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Audio: Joan Miro, Personnages dans la nuit
Joan Miro (1893-1983)
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Property from a Distinguished West Coast Collection
Joan Miro (1893-1983)

Personnages dans la nuit

Joan Miro (1893-1983)
Personnages dans la nuit
signed 'Miró' (lower right); signed again, dated and titled 'Joan Miró Personnages dans la nuit x Barcelona, 23-11-1942' (on the reverse)
charcoal, colored chalk and strawberry jam on paper
19½ x 25¼ in. (50 x 65 cm.)
Executed in Barcelona, 23 November 1942
Felix Landau Gallery, Los Angeles.
Stone collection, Los Angeles (acquired from the above, circa 1950).
Manny Silverman Gallery, Los Angeles.
Acquired from the above by the family of the present owners, January 1993.
M. Daniel and M. Gale, ed., Joan Miró, The Ladder of Escape, exh. cat., Tate Gallery, London, 2011, p. 96, no. 70 (illustrated in color).
Los Angeles County Museum of Art (on extended loan, 1959).
Sale Room Notice
ADOM (Association pour la défense de l'oeuvre de Joan Miró) has confirmed the authenticity of this work.

Lot Essay

ADOM (Association pour la défense de l'oeuvre de Joan Miró) has confirmed the authenticity of this work.

The present work, Personnages dans la nuit, ranks among the finest of the works on paper executed over the course of 1942. Its mischievous inspiration plays out in the grotesque trio of figures who can be read both as stock characters from Miró's repertory or as stock characters of the more politically inspired dramatis personnae who populate his Barcelona series of lithographs from 1944.

Miró completed the twenty-third and last of his landmark series of gouaches on paper he had come to call the Constellations at his family home in Montroig, Catalonia, on 12 September 1941. He executed the present work during the following year, as he settled down into a new sequence of exploratory and experimental works executed in both Palma de Mallorca and Barcelona. This prevailing sprirt of experimentation is very evident in the present work with the playful addition of strawberry jam among the more usual roster of media used. Throughout the year Miró attempted to put behind him the anxieties and tribulations of the past two years, in which he and his family had undertaken a veritable odyssey to reach the safe haven of home, as Europe descended into darkness and hopelessness all around him.

Miró moved to Palma de Mallorca, in November 1941, a safe-haven where his wife Pilar's parents lived, and within a few weeks he commenced a new group of works on paper. Miró wrote to his friend E.C. Ricart on 15 February 1942: "I considered it convenient for me to spend some time here in Palma I spend almost all of my time working I see almost no one, and in this way escape without being engulfed by the terrible tragedy of the entire world" (quoted in C. Lanchner, Miró, exh. cat., The Museum of Modern Art, New York, 1993, p. 336). Only two works that could be called easel paingings are recorded in Jacques Dupin and Ariane Lelong-Mainaud's catalogue raisonné for the year 1942, with only one further oil on canvas included for the following year. It was not until 1944 that Miró took up painting again on a more concerted basis.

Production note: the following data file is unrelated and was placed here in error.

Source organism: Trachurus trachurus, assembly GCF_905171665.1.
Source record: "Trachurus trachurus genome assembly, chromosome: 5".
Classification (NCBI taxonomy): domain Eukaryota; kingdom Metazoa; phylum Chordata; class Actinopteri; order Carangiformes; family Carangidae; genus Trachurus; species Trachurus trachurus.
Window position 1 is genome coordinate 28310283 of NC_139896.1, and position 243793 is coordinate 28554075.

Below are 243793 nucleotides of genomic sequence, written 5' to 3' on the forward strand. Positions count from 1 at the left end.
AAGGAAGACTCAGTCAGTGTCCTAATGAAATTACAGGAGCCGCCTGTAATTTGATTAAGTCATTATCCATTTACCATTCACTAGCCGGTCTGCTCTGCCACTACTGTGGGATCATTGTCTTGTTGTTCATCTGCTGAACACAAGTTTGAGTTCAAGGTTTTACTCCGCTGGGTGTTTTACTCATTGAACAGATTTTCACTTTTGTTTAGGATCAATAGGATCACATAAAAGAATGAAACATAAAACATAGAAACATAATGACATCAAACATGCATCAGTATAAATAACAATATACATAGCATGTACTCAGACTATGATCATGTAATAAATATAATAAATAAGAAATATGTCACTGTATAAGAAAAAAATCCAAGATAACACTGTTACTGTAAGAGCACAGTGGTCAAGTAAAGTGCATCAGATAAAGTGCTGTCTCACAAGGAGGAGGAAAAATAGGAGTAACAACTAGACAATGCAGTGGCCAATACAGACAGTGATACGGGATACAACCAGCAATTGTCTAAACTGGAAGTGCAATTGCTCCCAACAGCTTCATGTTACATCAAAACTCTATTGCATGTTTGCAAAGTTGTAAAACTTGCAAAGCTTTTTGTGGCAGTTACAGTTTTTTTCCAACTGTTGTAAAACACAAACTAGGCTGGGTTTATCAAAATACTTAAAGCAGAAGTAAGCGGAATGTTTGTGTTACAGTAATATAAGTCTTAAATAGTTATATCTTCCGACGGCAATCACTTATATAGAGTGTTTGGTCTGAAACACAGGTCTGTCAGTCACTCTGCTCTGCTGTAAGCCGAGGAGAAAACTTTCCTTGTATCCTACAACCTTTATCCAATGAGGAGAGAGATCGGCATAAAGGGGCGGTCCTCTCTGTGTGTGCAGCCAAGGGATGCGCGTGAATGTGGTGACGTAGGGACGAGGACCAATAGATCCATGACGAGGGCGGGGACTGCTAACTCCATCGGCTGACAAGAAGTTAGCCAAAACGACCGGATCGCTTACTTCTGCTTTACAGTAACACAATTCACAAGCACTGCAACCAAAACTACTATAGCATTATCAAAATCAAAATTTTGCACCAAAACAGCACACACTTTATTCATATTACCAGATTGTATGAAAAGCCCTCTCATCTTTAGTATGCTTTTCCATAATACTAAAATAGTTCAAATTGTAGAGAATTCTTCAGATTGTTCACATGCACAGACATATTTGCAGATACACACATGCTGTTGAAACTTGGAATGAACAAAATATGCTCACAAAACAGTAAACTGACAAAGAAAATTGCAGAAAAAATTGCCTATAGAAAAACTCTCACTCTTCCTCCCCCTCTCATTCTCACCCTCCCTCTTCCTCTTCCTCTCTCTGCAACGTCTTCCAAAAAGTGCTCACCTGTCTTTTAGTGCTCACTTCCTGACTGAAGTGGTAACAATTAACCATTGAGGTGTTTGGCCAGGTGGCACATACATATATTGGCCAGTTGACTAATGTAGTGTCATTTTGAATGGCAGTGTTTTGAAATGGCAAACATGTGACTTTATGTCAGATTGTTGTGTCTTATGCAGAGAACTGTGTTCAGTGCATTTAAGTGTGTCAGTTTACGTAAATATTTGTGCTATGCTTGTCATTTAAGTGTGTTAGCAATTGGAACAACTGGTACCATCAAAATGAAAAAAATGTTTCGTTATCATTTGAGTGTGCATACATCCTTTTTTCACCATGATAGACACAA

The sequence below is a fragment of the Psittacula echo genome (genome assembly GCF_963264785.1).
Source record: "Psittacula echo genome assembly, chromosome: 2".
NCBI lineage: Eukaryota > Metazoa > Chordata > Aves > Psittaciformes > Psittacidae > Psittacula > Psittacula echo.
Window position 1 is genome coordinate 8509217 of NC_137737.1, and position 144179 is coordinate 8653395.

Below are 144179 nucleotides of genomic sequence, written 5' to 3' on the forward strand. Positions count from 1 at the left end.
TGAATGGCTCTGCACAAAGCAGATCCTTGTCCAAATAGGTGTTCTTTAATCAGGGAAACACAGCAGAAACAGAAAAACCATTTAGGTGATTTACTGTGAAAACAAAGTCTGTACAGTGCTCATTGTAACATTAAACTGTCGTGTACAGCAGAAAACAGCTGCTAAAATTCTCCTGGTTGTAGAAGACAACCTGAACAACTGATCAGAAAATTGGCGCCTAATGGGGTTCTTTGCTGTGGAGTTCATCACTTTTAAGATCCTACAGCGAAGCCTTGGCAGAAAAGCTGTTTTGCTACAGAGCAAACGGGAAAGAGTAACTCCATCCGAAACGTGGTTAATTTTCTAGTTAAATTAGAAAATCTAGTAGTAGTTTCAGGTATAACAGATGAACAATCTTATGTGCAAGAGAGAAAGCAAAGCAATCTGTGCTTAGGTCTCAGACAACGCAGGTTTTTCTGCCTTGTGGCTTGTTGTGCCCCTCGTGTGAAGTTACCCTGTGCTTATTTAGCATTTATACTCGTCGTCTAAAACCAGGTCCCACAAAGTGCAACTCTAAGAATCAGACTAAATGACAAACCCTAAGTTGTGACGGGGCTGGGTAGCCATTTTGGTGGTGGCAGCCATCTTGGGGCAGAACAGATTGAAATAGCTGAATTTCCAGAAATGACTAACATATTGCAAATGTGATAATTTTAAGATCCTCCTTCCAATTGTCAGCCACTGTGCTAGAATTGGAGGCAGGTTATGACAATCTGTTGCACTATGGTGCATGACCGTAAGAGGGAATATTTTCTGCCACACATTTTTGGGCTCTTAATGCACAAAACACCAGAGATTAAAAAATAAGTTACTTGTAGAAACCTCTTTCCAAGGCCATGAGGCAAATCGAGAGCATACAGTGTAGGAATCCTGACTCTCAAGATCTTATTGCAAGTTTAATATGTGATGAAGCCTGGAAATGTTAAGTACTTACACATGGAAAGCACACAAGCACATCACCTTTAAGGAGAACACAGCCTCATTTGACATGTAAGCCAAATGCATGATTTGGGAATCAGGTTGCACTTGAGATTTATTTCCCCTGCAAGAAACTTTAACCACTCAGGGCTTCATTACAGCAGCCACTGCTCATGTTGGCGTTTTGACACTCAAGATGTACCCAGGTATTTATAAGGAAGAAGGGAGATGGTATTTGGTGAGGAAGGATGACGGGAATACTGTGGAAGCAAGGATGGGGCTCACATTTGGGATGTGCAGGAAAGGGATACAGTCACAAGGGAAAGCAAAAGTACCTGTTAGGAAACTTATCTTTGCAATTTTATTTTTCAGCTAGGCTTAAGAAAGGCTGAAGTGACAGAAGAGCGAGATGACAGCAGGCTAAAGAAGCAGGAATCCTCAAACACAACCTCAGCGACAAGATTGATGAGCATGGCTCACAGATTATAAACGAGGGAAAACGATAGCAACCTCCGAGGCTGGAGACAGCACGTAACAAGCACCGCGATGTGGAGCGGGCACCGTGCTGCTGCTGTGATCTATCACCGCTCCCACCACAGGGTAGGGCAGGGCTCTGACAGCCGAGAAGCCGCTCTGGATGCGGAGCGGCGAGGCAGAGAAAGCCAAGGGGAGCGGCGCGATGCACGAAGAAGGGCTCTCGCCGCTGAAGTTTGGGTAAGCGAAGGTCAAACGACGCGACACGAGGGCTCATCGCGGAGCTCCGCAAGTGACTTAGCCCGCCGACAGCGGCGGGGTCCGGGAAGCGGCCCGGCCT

Miró found that working on paper best suited his nomadic and "furtive" existence, and besides, canvas was hard to come by and expensive to purchase. Moreover, the visionary Constellations hadprovided Miró with a vast reservoir of visual imagery, and they had opened up to him a wide range of techniques that he needed to mull over and carry forward, without mechanically repeating the actual look of this soon-to-become-celebrated series, which were first exhibited in New York in 1945, a few months before the end of the war in Europe. Jacques Dupin has described this burst of renewed activity: "In 1942 [the Constellations] were followed by a large number of watercolors, gouaches and drawings, characterized by freedom of invention and a marvelous effortlessness. In this evolution of his art, which was to end in the creation of his definitive style, renewed contact with Spain after five years of absence--with Majorca mostespecially--was doubtless crucial. They are explorations undertaken with no preconceived idea--effervescent creations in which the artist perfected a vast repertory of forms, signs, and formulas, bringing into play all the materials and instruments compatible with paper. The object of all these explorations is to determine the relationship between drawing and the materials, the relationship between line and space (in Miró, Paris, 2004, pp. 257-260).

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